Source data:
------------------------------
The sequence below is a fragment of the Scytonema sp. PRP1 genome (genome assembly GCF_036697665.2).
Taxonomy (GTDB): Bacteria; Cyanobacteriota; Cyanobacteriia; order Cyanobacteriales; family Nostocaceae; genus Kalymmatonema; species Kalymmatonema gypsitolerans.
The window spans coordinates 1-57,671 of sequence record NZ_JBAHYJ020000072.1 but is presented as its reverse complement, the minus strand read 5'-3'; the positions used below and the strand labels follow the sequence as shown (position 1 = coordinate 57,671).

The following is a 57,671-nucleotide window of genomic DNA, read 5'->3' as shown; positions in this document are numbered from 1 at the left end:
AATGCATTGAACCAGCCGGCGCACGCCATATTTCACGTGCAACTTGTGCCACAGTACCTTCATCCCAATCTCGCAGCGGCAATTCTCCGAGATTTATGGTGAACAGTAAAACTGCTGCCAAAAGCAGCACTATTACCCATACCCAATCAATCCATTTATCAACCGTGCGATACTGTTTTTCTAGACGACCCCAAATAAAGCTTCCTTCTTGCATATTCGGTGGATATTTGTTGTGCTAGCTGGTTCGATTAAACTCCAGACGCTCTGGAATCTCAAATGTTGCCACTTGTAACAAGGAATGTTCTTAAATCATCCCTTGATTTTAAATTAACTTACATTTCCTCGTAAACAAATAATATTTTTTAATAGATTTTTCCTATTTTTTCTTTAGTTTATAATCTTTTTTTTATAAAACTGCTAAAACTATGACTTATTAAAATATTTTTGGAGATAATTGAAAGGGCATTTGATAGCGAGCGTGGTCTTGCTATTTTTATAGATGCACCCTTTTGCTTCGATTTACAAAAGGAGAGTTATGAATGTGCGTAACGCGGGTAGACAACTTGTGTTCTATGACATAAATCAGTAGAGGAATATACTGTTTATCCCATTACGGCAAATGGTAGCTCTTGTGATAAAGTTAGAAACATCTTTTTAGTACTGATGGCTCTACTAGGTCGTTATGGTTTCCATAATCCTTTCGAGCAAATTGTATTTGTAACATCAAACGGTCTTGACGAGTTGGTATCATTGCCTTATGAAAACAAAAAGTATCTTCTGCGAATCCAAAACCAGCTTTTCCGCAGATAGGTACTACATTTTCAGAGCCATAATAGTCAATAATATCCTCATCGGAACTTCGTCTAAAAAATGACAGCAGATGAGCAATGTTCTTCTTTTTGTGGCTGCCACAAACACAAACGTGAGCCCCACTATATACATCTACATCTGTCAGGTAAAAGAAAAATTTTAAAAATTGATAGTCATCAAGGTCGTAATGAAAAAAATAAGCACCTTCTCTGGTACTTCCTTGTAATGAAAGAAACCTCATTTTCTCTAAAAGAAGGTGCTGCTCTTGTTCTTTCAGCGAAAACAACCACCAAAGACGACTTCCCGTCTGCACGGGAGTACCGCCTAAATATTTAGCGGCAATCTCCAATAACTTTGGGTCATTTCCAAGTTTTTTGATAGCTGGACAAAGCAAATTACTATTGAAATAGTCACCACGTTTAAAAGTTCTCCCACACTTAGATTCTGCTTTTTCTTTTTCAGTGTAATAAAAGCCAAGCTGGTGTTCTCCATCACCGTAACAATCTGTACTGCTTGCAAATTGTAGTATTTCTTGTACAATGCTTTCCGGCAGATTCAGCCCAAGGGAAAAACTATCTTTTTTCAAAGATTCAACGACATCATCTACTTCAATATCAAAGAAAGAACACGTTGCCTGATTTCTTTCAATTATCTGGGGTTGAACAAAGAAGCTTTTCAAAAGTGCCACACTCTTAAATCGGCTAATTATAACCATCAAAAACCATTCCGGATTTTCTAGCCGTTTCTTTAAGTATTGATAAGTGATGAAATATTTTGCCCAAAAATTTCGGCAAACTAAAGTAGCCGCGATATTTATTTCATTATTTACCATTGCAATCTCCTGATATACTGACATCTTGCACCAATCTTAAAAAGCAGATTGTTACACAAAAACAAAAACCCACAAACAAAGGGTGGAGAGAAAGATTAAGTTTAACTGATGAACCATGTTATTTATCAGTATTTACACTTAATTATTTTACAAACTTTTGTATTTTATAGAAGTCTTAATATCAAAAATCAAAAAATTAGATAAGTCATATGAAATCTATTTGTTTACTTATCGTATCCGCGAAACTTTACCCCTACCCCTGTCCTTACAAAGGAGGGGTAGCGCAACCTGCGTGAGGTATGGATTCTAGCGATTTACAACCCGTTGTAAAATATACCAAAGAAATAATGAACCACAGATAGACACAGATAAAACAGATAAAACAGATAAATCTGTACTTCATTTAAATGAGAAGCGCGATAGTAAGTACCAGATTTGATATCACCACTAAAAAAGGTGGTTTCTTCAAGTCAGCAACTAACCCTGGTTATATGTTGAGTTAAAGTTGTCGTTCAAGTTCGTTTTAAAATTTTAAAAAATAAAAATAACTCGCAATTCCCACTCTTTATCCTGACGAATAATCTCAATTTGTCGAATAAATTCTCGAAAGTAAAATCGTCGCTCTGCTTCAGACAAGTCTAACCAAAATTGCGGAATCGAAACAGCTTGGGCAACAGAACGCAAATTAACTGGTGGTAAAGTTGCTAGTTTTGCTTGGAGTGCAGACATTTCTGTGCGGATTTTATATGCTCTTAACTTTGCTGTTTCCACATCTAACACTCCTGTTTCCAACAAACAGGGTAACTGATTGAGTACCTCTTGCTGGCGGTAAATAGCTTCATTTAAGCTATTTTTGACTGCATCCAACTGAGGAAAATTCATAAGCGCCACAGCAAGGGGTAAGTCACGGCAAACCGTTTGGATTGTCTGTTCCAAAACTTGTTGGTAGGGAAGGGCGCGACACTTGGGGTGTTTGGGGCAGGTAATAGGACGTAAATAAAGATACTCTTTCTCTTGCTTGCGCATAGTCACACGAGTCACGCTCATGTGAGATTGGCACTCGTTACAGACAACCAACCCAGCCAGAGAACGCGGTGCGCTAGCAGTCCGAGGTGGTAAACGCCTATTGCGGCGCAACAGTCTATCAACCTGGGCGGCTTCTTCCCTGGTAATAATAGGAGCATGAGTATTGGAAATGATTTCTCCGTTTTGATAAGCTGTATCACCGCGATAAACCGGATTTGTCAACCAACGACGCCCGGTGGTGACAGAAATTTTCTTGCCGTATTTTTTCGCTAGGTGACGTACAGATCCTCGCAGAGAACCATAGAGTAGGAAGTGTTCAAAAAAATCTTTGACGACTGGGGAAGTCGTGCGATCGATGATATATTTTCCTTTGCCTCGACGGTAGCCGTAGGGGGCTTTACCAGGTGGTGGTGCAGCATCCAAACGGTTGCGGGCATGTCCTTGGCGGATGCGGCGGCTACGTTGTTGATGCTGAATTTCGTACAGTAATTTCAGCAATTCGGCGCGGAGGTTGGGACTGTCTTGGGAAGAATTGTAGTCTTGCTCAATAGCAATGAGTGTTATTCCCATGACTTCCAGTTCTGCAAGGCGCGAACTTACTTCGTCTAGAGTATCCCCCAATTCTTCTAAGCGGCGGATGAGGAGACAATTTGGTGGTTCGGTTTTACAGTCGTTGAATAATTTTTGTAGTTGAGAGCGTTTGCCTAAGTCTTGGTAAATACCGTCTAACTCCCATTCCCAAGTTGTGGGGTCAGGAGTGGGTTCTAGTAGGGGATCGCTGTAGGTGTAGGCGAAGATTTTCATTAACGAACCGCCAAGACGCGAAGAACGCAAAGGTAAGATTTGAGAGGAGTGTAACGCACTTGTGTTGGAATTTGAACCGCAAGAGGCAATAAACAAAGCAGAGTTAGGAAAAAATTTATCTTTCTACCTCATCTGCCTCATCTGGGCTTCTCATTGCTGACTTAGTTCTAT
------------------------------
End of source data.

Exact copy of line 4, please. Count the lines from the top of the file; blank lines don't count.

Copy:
The following is a 57,671-nucleotide window of genomic DNA, read 5'->3' as shown; positions in this document are numbered from 1 at the left end: